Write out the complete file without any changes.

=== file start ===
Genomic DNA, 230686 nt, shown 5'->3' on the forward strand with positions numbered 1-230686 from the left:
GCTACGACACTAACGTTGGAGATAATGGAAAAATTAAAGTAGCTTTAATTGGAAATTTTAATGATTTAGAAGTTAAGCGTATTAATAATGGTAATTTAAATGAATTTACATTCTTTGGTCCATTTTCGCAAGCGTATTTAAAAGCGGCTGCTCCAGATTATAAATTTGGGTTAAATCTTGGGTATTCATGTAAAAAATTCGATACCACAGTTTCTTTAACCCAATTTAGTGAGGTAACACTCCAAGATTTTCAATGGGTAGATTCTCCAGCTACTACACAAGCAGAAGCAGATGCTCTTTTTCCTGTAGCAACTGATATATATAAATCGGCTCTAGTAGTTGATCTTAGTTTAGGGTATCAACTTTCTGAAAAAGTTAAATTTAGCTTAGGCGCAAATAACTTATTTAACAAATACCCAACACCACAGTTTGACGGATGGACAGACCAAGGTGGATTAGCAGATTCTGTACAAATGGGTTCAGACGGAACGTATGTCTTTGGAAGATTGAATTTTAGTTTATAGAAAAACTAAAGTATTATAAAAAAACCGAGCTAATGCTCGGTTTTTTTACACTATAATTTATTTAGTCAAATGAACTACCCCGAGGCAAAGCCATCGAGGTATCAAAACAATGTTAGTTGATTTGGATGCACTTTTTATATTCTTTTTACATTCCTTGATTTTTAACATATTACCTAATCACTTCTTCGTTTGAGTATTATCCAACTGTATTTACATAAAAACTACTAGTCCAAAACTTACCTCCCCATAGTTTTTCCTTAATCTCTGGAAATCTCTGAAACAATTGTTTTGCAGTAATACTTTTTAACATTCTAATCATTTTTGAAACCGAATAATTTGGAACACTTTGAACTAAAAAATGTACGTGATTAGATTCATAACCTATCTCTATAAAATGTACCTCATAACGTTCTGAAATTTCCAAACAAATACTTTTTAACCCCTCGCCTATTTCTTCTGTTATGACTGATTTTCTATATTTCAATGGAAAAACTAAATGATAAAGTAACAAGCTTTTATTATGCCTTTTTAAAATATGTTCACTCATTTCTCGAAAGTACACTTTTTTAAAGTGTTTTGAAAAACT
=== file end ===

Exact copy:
Genomic DNA, 230686 nt, shown 5'->3' on the forward strand with positions numbered 1-230686 from the left:
GCTACGACACTAACGTTGGAGATAATGGAAAAATTAAAGTAGCTTTAATTGGAAATTTTAATGATTTAGAAGTTAAGCGTATTAATAATGGTAATTTAAATGAATTTACATTCTTTGGTCCATTTTCGCAAGCGTATTTAAAAGCGGCTGCTCCAGATTATAAATTTGGGTTAAATCTTGGGTATTCATGTAAAAAATTCGATACCACAGTTTCTTTAACCCAATTTAGTGAGGTAACACTCCAAGATTTTCAATGGGTAGATTCTCCAGCTACTACACAAGCAGAAGCAGATGCTCTTTTTCCTGTAGCAACTGATATATATAAATCGGCTCTAGTAGTTGATCTTAGTTTAGGGTATCAACTTTCTGAAAAAGTTAAATTTAGCTTAGGCGCAAATAACTTATTTAACAAATACCCAACACCACAGTTTGACGGATGGACAGACCAAGGTGGATTAGCAGATTCTGTACAAATGGGTTCAGACGGAACGTATGTCTTTGGAAGATTGAATTTTAGTTTATAGAAAAACTAAAGTATTATAAAAAAACCGAGCTAATGCTCGGTTTTTTTACACTATAATTTATTTAGTCAAATGAACTACCCCGAGGCAAAGCCATCGAGGTATCAAAACAATGTTAGTTGATTTGGATGCACTTTTTATATTCTTTTTACATTCCTTGATTTTTAACATATTACCTAATCACTTCTTCGTTTGAGTATTATCCAACTGTATTTACATAAAAACTACTAGTCCAAAACTTACCTCCCCATAGTTTTTCCTTAATCTCTGGAAATCTCTGAAACAATTGTTTTGCAGTAATACTTTTTAACATTCTAATCATTTTTGAAACCGAATAATTTGGAACACTTTGAACTAAAAAATGTACGTGATTAGATTCATAACCTATCTCTATAAAATGTACCTCATAACGTTCTGAAATTTCCAAACAAATACTTTTTAACCCCTCGCCTATTTCTTCTGTTATGACTGATTTTCTATATTTCAATGGAAAAACTAAATGATAAAGTAACAAGCTTTTATTATGCCTTTTTAAAATATGTTCACTCATTTCTCGAAAGTACACTTTTTTAAAGTGTTTTGAAAAACT